We welcome submissions from faculty, undergraduate, or graduate students from any area. Papers must be original and previously unpublished. Please send an abstract (250-300 words), a paper title, and a CV to antiquitiesactionsymposium@gmail.com.

The deadline for submissions is Sunday, February 14, 2020. Selected speakers will be notified no later than February 20, 2020, and are expected to accept or decline the offer within a week of notification. Papers should be 20 minutes in length and will be followed by a question and answer session. Selected participants will need to provide a full draft of your paper by Monday, March 23, 2020.

UT Antiquities Action is a group of students, staff, and faculty at the University of Texas at Austin that seeks to raise awareness of a wide range of cultural heritage issues. This event is generously sponsored by the University of Texas at Austin’s Department of Middle Eastern Studies, The Department of Classics, The Mesoamerica Center, and the Department of Art and Art History. 

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(Photo: "Handwritten" by A. Birkan, licensed under CC BY 2.0)

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SCS member and Classical Studies professor at the University of Pennsylvania Emily Wilson has won a 2019 MacArthur Fellowship by the John D. and Catherine T. MacArthur Foundation.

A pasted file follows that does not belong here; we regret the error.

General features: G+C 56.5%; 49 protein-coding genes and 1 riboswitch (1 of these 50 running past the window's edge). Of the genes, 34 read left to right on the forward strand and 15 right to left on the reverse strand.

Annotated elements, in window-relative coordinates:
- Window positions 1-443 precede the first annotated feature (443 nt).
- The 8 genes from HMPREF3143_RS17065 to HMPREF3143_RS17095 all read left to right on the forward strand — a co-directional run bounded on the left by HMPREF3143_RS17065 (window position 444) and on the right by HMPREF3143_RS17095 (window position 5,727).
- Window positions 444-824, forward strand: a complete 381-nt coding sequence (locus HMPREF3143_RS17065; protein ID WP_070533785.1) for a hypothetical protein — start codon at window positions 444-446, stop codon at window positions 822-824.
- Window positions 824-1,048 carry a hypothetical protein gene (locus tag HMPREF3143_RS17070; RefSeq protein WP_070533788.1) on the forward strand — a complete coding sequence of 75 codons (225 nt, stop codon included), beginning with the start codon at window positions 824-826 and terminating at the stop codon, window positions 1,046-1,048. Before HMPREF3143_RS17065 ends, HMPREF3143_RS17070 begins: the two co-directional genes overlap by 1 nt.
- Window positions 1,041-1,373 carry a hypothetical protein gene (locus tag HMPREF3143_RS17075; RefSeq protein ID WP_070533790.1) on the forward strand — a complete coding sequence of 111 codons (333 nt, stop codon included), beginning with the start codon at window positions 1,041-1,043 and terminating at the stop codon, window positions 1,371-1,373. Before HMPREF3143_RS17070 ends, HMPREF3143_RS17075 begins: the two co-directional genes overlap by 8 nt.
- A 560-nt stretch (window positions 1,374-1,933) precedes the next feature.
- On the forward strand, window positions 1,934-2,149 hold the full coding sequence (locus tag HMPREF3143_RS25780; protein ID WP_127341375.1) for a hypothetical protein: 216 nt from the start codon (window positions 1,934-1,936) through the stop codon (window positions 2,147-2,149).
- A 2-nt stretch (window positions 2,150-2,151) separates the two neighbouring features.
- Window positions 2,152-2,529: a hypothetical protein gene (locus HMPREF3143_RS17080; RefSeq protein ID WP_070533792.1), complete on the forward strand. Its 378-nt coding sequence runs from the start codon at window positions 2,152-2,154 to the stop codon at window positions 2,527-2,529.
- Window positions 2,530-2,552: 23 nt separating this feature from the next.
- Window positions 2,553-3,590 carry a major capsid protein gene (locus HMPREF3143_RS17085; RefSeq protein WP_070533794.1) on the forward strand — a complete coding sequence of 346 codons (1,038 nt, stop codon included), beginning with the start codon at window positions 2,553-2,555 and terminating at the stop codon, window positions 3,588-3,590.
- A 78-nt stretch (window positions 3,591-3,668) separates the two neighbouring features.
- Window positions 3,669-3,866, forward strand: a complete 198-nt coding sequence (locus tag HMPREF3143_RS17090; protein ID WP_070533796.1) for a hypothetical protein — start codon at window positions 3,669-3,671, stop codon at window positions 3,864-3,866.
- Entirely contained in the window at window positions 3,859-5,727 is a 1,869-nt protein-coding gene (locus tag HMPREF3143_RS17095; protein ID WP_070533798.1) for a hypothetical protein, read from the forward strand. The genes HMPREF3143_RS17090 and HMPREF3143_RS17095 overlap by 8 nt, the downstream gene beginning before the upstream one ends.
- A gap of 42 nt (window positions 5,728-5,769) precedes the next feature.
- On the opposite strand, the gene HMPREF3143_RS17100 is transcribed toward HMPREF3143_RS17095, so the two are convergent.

You can read the full announcement on the UPenn page here.

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(Photo: "_DSC7061" by rhodesj, licensed under CC BY 2.0)

View full article. | Posted in SCS Announcements on Thu, 09/26/2019 - 9:55am by Erik Shell.

International Association for Presocratic Studies

Seventh Biennial Conference: 15-19 July 2020
Belo Horizonte, Brazil: Universidade Federal de Minas Gerais

Chair of Organizing Committee: Miriam Peixoto

The International Association for Presocratic Studies announces its Seventh Biennial Conference. The meeting will take place at the Universidade Federal de Minas Gerais, Belo Horizonte, Brazil 15-19 June 2020 (http://www.ufmg.br). 

View full article. | Posted in Calls for Papers on Wed, 09/25/2019 - 11:37am by Erik Shell.

Poetry, Philosophy, and Mathematics: Performance, Text, and External Representations in Ancient Greek Cultural Practices

View full article. | Posted in Calls for Papers on Wed, 09/25/2019 - 11:02am by Erik Shell.

The SCS board of directors has endorsed a statement on the use of student evaluations of teaching developed by the American Sociological Association.

The board has also reaffirmed its own statement of November 28, 2016 that condemns “the use of the texts, ideals, and images of the Greek and Roman world to promote racism or a view of the Classical world as the unique inheritance of a falsely-imagined and narrowly-conceived western civilization.” In accordance with that statement, the board has also endorsed the American Historical Association’s statement on Domestic Terrorism, Bigotry, and History and would like to draw attention to its condemnation of the “recent deployment of histories invented in the interest of bigotry, violence, and division.”

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View full article. | Posted in SCS Announcements on Wed, 09/25/2019 - 10:22am by Erik Shell.

Registration is now live for the Spatial Turn in Roman Studies Auckland conference, to be held January 22-24, 2020. For information about the conference, please see https://www.dur.ac.uk/classics/spatialturn/auckland/